Thanks for reading, John.
I appreciate you taking the time to try to explain Twitter to me, as I’m sure that from your perspective I probably read a bit naive or unlearned about what it’s all about. But I get it (and I think I say as much in the original article). I’m pretty on top of what twitter looks like for educators, having been there since August 2008. I mean, I can remember a time before chats were called chats.
I’m totally glad that you find value there. I do, too. But if you see robust doubt in your PLN, it’s different than my own experience. Similarly, I’m glad that you’ve answered those questions for yourself. That’s not really what I’m speaking to here. I’m a scientist by training, and I’m simply not comfortable taking the position that “connection” always equates to “better teaching” without something a bit more robust than my (or your) anecdotal experience in the connected educator community. I know enough about myself to know that I can’t really get an objective purchase on what those effects really are, and I know enough about systems to know that notions of wholly positive ones are much more fanciful than they are realistic.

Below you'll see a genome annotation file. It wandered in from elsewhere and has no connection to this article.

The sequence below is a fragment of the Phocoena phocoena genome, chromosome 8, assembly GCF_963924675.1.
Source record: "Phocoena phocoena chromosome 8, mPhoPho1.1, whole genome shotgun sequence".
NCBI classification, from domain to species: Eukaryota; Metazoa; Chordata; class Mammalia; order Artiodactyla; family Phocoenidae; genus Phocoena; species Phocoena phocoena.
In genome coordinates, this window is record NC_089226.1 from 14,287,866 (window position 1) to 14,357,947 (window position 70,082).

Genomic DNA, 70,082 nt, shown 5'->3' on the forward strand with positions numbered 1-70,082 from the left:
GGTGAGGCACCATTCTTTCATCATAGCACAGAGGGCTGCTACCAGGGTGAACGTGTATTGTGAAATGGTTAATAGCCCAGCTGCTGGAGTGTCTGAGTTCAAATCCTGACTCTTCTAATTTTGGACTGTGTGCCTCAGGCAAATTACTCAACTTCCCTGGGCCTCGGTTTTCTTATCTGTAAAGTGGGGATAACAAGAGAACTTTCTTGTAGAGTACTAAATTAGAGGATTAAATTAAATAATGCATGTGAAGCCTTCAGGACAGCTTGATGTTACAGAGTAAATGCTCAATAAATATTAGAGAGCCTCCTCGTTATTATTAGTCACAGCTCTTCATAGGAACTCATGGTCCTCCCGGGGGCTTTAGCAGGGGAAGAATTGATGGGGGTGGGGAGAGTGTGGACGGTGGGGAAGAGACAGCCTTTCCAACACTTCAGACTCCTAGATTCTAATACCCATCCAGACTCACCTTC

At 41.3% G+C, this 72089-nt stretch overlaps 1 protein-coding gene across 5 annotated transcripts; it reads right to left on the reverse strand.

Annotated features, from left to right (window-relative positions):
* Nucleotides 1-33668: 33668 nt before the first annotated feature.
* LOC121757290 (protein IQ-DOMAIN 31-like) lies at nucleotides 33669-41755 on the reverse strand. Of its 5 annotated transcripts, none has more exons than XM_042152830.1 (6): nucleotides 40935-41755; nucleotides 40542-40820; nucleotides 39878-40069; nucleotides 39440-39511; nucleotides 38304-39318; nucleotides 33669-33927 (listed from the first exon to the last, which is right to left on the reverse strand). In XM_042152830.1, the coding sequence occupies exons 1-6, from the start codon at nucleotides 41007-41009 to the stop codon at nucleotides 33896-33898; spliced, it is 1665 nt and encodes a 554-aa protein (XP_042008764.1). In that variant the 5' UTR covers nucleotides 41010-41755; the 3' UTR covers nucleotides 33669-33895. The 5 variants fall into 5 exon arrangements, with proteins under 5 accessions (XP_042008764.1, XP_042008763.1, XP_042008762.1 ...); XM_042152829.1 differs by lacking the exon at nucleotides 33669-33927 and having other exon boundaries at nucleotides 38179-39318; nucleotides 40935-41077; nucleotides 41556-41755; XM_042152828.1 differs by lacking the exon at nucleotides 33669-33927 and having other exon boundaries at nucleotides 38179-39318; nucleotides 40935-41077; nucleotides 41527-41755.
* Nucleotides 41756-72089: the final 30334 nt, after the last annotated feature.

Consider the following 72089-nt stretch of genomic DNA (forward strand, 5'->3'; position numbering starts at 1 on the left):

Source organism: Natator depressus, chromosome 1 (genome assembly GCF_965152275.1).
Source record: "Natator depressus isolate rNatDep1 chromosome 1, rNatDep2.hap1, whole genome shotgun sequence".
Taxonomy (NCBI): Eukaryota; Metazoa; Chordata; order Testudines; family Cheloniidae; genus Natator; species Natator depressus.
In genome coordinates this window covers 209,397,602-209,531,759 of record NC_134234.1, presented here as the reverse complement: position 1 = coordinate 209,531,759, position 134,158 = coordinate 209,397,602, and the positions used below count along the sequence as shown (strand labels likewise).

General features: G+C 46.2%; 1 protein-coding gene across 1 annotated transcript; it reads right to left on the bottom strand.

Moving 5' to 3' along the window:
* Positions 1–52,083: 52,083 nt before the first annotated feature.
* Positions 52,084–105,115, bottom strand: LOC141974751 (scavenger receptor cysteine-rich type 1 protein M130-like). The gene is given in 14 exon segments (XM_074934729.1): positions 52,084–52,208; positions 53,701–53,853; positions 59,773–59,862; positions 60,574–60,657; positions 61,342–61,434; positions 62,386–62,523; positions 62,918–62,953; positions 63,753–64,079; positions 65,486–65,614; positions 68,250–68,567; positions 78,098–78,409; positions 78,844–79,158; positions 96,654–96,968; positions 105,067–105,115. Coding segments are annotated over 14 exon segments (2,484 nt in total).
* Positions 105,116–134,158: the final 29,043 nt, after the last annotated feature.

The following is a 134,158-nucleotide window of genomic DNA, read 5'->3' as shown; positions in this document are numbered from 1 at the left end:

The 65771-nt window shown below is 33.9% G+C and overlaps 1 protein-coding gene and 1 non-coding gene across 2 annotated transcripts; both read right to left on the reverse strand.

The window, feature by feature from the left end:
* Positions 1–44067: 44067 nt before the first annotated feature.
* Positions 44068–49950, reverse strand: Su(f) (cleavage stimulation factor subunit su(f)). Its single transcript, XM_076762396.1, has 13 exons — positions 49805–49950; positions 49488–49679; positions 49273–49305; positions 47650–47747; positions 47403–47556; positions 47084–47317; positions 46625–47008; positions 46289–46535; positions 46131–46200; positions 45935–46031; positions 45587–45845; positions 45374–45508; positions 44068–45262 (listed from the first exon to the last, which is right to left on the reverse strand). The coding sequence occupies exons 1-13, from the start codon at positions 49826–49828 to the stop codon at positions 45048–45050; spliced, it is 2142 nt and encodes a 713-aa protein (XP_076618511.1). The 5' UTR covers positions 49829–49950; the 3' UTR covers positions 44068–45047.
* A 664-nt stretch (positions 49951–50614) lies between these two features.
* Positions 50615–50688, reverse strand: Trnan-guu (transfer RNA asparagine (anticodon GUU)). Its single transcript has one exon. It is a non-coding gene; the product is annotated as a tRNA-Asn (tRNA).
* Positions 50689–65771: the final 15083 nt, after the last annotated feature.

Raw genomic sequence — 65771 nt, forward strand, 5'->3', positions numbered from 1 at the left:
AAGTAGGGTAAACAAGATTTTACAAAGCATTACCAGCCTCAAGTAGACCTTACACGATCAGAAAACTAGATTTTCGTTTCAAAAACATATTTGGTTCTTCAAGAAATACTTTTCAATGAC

Again, my thanks for your thoughtful comments.